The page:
Another epic novel, this time from Australian author Xavier Herbert. It’s the story of Australia in the period before World War Two, dealing with issues such as aborigine rights and the forming of the country. The main character has a white father and an aborigine mother but longs to become a witch doctor in the Rainbow Snake Tribe, and it follows his life in the dusty Northern Territory. It was published in 1975 and won the Miles Franlkin Award. At 852,000 words it remains the longest Australian novel ever written, and some say it’s also the best Australian novel ever written. It certainly has a level of detail that only someone who had lived and been immersed in the country could have added and as well as that it takes in the scope of the world situation of the 1930s and 40s, with a character arriving from Nazi Germany. An epic indeed.
This historical novel was written in Tamil, and took 3 and a half years to write. The result was a 900,000 word novel, telling the story of Raja Raja Chola I, one of the great Chola kings, who reigned from 985 to 1014. In the novel, he’s known as Prince Arulmozhivarman, and he has to fight against conspirators, unexpected half-siblings and political machinations in his bid for the throne. In this he’s aided by his friend and messenger Vandiyathevan, as well as a huge cast of other characters. it was written by Kalki Krishnamurthy, an Indian writer an political activist, who travelled to Sri Lanka three times in the course of writing the novel, in order to authentically replicate the novel’s setting. It was published as a series in a magazine in the 1950s and remains one of the greatest works of Tamil literature.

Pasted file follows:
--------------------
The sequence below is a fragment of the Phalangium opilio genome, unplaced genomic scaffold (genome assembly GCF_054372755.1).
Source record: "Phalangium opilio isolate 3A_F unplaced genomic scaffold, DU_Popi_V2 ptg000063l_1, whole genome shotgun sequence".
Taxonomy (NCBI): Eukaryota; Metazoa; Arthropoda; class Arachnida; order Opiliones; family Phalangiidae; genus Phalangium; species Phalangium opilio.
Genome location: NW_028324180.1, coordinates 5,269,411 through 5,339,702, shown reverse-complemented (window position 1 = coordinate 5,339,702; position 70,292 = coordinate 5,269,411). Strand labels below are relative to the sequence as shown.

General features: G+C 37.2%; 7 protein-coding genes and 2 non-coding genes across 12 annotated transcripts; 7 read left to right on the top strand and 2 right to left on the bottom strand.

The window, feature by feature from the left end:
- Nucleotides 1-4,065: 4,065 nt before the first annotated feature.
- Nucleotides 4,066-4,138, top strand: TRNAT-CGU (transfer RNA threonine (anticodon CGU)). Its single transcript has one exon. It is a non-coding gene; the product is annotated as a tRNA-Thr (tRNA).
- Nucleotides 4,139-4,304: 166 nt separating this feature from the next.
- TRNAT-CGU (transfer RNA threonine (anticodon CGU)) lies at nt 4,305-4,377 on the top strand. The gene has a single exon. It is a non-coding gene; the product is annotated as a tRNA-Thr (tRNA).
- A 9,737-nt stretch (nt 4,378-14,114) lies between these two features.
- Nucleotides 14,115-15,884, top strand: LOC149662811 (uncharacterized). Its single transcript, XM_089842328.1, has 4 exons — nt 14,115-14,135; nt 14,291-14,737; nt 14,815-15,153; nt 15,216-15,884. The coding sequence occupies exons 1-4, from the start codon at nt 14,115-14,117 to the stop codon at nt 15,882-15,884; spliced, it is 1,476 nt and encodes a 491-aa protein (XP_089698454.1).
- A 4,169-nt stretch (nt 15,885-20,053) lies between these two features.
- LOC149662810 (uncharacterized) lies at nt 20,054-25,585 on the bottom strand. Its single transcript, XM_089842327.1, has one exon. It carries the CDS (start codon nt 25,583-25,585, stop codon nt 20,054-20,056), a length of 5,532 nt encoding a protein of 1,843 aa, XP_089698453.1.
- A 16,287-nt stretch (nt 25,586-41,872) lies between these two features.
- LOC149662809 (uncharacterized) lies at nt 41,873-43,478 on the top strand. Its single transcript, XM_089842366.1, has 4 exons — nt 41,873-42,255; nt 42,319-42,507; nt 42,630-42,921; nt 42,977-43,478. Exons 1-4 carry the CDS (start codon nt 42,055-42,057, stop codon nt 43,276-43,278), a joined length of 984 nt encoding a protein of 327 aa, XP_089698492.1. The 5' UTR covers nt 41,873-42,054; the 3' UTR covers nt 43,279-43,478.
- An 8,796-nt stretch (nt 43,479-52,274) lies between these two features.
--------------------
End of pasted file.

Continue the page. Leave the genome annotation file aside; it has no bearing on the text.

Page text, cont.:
Published in 1984, this Persian novel consists of 10 volumes and 950,000 words. It was written by Mahmoud Dowlatabadi, an actor and campaigner as well as a writer, and tells the story of a Kurdish family in Sabzevar, Iran between 1946 and 1949. The Kalmiši family fight with their neighbors and endure hardships in the tense political climate of mid-century Iran, as their animals die of the plague and their men kill each other, fighting out rivalries. There is daughter Mārāl, jailed father Abdus and a host of other characters who come in and out of the plot over the 10 books. It has been translated into German and part-translated into English but is not very readily available.
In case you can’t tell by the wordy dual titles, this next novel is an 18th century one. It was published in 1748, by English writer Samuel Richardson and estimates put the word count as 984,870. On the surface, it may resemble a Regency-era comedy of manners – a family trying to break into the nobility through advantageous marriages – but it pre-dates the genteel Austen novels and actually has quite a dark side, with the title character being kidnapped and raped before dying of an unspecified disease (tragic heroines often did that in the 18th and 19th centuries). It was named as one of the 100 best novels of all time, and many people have sung its praises, including Samuel Johnson, who called it “the first book in the world for the knowledge it displays of the human heart.” A long and involved read, but apparently a good one!